revised_tv_crime_article_jan_2016_002_.doc

Conceptualising a genre such as crime television one

Info icon This preview shows pages 14–16. Sign up to view the full content.

View Full Document Right Arrow Icon
that can be seen to organise crime as a generic content within television. Conceptualising a genre such as crime television – one defined most often by particular sorts of content – through modes that overlap and inflect each other, represents an important strategy for understanding the diversity and flexibility of the category. Moreover, action/crime is far from the only successful variant typically overlooked by existing scholarship. Indeed as the example of action/crime suggests, textual genre work – analyses that foreground formal as much as contextual factors – have much to gain from an understanding of genre as fluid and modal. Yvonne Tasker is Professor of Film and Media Studies, and Dean of Faculty of Arts and Humanities at the University of East Anglia. Her research is broadly concerned with the politics of popular culture. In current and recent work Yvonne has explored these issues in relation to popular constructions of “postfeminism”; gender and military culture on screen; action and adventure narratives; and crime television. References Ascari, Maurizio A. 2007. Counter-History of Crime Fiction: Supernatural, Gothic, Sensational . London. Palgrave. Buscombe, Ed. and Roberta E. Pearson, eds. 1998. Back in the Saddle Again: new essays on the western . London. BFI. Butler, Jeremy G. 2010. Television Style . London. Routledge. Cohan, Steven. 2008. CSI . London. BFI. Cuklanz Liza M. and Sujata Moorti. 2006. “Television’s “New” Feminism: Prime-time representations of women and victimization.” Critical Studies in Media Communication . 23 (4): 302-321. Fishman, Mark and Gray Cavender, eds. 1998. Entertaining Crime: Television Reality Programs . New York. Aldine De Gryter. Gunning, Tom. 1986. “The Cinema of Attraction: Early Film, Its Spectator and the Avant- Garde.” Wide Angle. 3 (4): 63-70. 14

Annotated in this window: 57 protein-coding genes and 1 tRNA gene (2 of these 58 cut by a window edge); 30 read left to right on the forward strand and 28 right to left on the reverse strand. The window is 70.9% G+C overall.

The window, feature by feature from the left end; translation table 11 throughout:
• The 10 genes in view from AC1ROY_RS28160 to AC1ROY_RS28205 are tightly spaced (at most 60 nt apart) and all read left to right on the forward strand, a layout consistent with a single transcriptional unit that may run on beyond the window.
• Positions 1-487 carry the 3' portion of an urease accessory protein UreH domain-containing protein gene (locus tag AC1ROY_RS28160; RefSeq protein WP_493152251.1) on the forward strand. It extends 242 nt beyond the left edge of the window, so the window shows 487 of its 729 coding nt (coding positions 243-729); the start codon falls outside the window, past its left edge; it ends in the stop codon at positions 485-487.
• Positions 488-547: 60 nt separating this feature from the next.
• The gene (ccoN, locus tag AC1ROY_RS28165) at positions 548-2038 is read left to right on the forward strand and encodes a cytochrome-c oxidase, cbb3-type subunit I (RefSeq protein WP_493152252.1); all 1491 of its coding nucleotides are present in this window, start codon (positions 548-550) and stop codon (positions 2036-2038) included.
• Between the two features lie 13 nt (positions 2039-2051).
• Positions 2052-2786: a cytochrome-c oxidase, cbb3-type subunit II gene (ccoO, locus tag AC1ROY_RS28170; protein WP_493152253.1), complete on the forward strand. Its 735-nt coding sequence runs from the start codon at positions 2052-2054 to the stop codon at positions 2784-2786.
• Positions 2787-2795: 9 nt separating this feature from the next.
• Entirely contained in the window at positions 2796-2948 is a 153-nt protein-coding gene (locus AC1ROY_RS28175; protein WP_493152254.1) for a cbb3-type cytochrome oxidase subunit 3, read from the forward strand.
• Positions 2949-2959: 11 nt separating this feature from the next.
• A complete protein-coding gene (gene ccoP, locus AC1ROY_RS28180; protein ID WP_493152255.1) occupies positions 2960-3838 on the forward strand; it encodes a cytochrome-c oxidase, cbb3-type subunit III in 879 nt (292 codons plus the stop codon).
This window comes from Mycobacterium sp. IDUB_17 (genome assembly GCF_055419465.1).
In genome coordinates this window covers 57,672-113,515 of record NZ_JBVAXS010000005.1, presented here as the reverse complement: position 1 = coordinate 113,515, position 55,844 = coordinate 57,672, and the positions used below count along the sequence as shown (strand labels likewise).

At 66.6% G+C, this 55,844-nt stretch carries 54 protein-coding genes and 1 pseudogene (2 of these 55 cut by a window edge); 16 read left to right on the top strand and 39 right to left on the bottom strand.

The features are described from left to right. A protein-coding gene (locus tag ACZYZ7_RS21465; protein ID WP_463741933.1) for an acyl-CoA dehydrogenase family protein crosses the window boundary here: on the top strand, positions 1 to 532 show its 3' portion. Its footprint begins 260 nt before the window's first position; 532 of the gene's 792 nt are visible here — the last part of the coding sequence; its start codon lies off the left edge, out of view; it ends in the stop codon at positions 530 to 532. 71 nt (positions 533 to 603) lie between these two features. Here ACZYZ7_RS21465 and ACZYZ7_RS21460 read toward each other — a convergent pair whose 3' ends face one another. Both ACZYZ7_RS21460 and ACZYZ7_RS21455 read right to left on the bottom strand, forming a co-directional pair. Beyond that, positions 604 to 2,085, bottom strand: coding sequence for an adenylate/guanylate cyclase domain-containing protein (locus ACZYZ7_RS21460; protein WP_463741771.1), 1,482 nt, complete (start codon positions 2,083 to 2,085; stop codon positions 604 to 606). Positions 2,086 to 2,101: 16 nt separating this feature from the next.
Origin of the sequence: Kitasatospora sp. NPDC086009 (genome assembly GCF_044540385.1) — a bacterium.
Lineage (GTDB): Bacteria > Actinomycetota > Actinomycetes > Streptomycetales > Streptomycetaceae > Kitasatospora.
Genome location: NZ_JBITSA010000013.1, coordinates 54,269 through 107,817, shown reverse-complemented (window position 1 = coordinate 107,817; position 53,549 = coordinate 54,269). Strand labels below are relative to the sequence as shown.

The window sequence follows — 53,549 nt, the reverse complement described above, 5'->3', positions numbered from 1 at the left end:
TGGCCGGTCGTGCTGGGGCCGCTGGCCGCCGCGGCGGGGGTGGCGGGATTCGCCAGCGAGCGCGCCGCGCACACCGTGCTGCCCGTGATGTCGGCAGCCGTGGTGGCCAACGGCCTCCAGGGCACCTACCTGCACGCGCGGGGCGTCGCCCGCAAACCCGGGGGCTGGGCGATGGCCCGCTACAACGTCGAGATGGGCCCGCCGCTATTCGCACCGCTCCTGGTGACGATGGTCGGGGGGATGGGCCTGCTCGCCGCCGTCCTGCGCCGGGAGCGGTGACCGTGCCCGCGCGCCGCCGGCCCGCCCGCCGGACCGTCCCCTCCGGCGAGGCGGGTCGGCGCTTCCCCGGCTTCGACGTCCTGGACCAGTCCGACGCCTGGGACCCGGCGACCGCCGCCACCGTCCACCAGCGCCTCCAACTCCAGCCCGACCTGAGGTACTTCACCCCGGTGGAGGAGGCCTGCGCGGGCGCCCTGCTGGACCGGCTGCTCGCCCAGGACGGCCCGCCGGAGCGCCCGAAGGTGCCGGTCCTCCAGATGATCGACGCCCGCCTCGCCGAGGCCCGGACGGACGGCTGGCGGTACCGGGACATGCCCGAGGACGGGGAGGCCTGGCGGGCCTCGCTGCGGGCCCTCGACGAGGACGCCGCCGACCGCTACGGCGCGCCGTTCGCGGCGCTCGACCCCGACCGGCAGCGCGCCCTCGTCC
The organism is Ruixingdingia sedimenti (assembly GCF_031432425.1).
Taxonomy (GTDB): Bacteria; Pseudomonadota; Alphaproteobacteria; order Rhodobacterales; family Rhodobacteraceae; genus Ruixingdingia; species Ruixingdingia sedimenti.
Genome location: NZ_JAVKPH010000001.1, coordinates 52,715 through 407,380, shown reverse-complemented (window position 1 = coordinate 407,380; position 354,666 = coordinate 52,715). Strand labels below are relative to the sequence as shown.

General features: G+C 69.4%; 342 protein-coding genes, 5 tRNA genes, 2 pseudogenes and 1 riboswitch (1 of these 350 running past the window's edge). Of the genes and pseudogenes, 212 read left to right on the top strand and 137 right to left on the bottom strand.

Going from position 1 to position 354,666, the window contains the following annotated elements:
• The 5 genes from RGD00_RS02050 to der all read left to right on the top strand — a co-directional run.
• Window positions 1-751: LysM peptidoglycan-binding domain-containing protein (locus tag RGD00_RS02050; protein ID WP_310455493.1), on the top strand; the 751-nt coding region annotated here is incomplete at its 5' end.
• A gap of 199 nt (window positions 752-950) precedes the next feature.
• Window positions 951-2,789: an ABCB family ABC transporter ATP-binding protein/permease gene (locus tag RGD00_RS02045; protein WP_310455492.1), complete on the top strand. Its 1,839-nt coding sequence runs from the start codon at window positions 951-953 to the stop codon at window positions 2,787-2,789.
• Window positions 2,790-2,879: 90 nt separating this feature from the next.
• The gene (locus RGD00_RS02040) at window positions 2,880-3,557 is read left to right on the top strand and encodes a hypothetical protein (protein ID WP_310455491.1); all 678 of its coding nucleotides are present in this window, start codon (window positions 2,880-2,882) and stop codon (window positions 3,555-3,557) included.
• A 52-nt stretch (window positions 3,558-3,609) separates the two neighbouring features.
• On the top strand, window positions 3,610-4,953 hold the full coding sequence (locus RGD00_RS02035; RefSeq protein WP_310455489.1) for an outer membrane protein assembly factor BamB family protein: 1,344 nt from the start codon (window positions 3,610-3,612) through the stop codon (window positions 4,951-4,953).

Image of page 14

Info iconThis preview has intentionally blurred sections. Sign up to view the full version.

View Full Document Right Arrow Icon
Lee, Susanna. 2003. ‘“These Are Our Stories”: Trauma, Form, and the Screen Phenomenon of Law & Order ,’ Discourse. 25 (1/2): 81-97. Lichtenfeld, Eric. 2007. Action Speaks Louder: Violence, Spectacle and the American Action Movie . Middletown. Wesleyan University Press. Lotz, Amanda D. 2006. Redesigning Women: Television After the Network Era . Urbana and Chicago. University of Illinois Press. Lyons, James. 2010. Miami Vice . Wiley-Blackwell. Mittell, Jason. 2004. Genre and Television: From Cop Shows to Cartoons in American Culture . New York. Routledge. Mittell, Jason. 2006. “Narrative Complexity in Contemporary American Television.” The Velvet Light Trap . 58 (3): 29-40. James Oliphant “Starsky and Hutch : The Complete First Season” Pop Matters 2004, http://www.popmatters.com/review/starsky-and-hutch-season-1/ . Last accessed 1 st February 2016. Quinn, Laura. 2002. “The Politics of Law and Order,” Journal of American and Comparative Cultures 25 (1/2): 130-134. Rapping, Elayne. 2003. Law and Justice as Seen on TV , New York University Press. Sadoul, Georges. 1946. “Early Film production in England: The Origin of Montage, Close- ups, and Chase Sequence.” Hollywood Quarterly . 1(3): 249-259.
Image of page 15
Image of page 16
This is the end of the preview. Sign up to access the rest of the document.

{[ snackBarMessage ]}

What students are saying

  • Left Quote Icon

    As a current student on this bumpy collegiate pathway, I stumbled upon Course Hero, where I can find study resources for nearly all my courses, get online help from tutors 24/7, and even share my old projects, papers, and lecture notes with other students.

    Student Picture

    Kiran Temple University Fox School of Business ‘17, Course Hero Intern

  • Left Quote Icon

    I cannot even describe how much Course Hero helped me this summer. It’s truly become something I can always rely on and help me. In the end, I was not only able to survive summer classes, but I was able to thrive thanks to Course Hero.

    Student Picture

    Dana University of Pennsylvania ‘17, Course Hero Intern

  • Left Quote Icon

    The ability to access any university’s resources through Course Hero proved invaluable in my case. I was behind on Tulane coursework and actually used UCLA’s materials to help me move forward and get everything together on time.

    Student Picture

    Jill Tulane University ‘16, Course Hero Intern